In 1636, Guillaume Courtet entered Japan in secret, with the objective of furthering Western efforts to promote Christianity there. He was accompanied by a Spanish friend named Miguel de Ozaraza.
Entering Japan was a very dangerous endeavour, as Christianity had been prohibited in the country since 1613. Courtet entered the country under the Spanish name Tomaso de Santo Domingo. He sailed from the Philippines and disembarked in Ishigaki-jima, but a few days later he was caught and imprisoned for one year. From there he was brought to Kagoshima and then Nagasaki.
In an attempt to make him apostacize, he was tortured by being submitted to the "torture of the water", the "torture of the alênes" (needles under the fingernails) and the hanging torture of tsurushi. He remained true to his faith, however, and as a result he was beheaded with his friends on September 29, 1637.
Cause of beatification and cannonization
The Positio Super Introductione Causae or the cause of beatification was authored by respected historian, Fr. Fidel Villarroel, O.P., which led to his beatification during Pope John Paul II's papal visit to the Philippines. It was the first beatification ceremony to be held outside the Vatican in history.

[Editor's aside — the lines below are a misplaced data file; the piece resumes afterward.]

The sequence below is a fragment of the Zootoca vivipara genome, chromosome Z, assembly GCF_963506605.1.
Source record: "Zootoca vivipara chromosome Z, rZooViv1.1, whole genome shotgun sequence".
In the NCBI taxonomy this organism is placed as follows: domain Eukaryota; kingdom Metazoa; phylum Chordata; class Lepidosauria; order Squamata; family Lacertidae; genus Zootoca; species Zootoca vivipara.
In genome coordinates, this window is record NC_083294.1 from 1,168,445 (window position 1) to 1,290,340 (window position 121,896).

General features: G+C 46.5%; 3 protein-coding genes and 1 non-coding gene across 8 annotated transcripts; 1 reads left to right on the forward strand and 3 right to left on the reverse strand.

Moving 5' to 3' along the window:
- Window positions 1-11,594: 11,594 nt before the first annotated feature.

Guillaume Courtet became a saint on October 18, 1987.
- Polak 2001, p. 13
- Philippe Pons, Le Monde des Livres, July 26, 2002, p.7. Original French:"Guillaume Courtet, le premier francais à avoir foulé le sol nippon, et qui y avait été martyrisé en 1637".
- Butler's Lives of the Saints By Alban Butler, Paul Burns, p.259
- Polak 2001, p.13
- Ryukyu Studies to 1854: Western Encounter - Page 9, by Patrick Beillevaire
- Vie et martyr de saint Guillaume Courtet
- Polak, Christian. (2001). Soie et lumières: L'âge d'or des échanges franco-japonais (des origines aux années 1950). Tokyo: Chambre de Commerce et d'Industrie Française du Japon, Hachette Fujin Gahōsha (アシェット婦人画報社).
- __________. (2002). 絹と光: 知られざる日仏交流100年の歴史 (江戶時代-1950年代) Kinu to hikariō: shirarezaru Nichi-Futsu kōryū 100-nen no rekishi (Edo jidai-1950-nendai). Tokyo: Ashetto Fujin Gahōsha, 2002. ISBN 978-4-573-06210-8; OCLC 50875162